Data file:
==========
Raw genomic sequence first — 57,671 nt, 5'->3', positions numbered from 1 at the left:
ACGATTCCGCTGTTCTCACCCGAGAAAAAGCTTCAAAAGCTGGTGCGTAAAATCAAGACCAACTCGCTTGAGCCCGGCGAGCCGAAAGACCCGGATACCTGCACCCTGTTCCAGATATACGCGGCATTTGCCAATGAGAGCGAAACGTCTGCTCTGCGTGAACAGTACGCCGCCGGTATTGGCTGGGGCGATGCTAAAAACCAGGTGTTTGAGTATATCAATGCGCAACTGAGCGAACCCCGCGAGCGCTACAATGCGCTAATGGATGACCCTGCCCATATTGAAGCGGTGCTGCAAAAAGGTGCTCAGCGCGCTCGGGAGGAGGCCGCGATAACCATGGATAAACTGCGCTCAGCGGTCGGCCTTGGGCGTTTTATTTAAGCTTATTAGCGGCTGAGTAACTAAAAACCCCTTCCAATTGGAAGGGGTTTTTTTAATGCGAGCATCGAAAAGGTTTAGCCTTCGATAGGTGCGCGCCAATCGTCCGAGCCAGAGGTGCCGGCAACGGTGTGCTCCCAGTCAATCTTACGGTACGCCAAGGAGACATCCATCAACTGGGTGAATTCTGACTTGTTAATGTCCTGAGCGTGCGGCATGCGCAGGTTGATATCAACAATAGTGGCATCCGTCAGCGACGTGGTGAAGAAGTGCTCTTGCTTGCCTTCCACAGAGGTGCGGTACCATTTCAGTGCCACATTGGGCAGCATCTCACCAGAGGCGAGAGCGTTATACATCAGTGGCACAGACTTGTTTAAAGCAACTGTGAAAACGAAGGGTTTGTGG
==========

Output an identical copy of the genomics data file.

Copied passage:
Raw genomic sequence first — 57,671 nt, 5'->3', positions numbered from 1 at the left:
ACGATTCCGCTGTTCTCACCCGAGAAAAAGCTTCAAAAGCTGGTGCGTAAAATCAAGACCAACTCGCTTGAGCCCGGCGAGCCGAAAGACCCGGATACCTGCACCCTGTTCCAGATATACGCGGCATTTGCCAATGAGAGCGAAACGTCTGCTCTGCGTGAACAGTACGCCGCCGGTATTGGCTGGGGCGATGCTAAAAACCAGGTGTTTGAGTATATCAATGCGCAACTGAGCGAACCCCGCGAGCGCTACAATGCGCTAATGGATGACCCTGCCCATATTGAAGCGGTGCTGCAAAAAGGTGCTCAGCGCGCTCGGGAGGAGGCCGCGATAACCATGGATAAACTGCGCTCAGCGGTCGGCCTTGGGCGTTTTATTTAAGCTTATTAGCGGCTGAGTAACTAAAAACCCCTTCCAATTGGAAGGGGTTTTTTTAATGCGAGCATCGAAAAGGTTTAGCCTTCGATAGGTGCGCGCCAATCGTCCGAGCCAGAGGTGCCGGCAACGGTGTGCTCCCAGTCAATCTTACGGTACGCCAAGGAGACATCCATCAACTGGGTGAATTCTGACTTGTTAATGTCCTGAGCGTGCGGCATGCGCAGGTTGATATCAACAATAGTGGCATCCGTCAGCGACGTGGTGAAGAAGTGCTCTTGCTTGCCTTCCACAGAGGTGCGGTACCATTTCAGTGCCACATTGGGCAGCATCTCACCAGAGGCGAGAGCGTTATACATCAGTGGCACAGACTTGTTTAAAGCAACTGTGAAAACGAAGGGTTTGTGG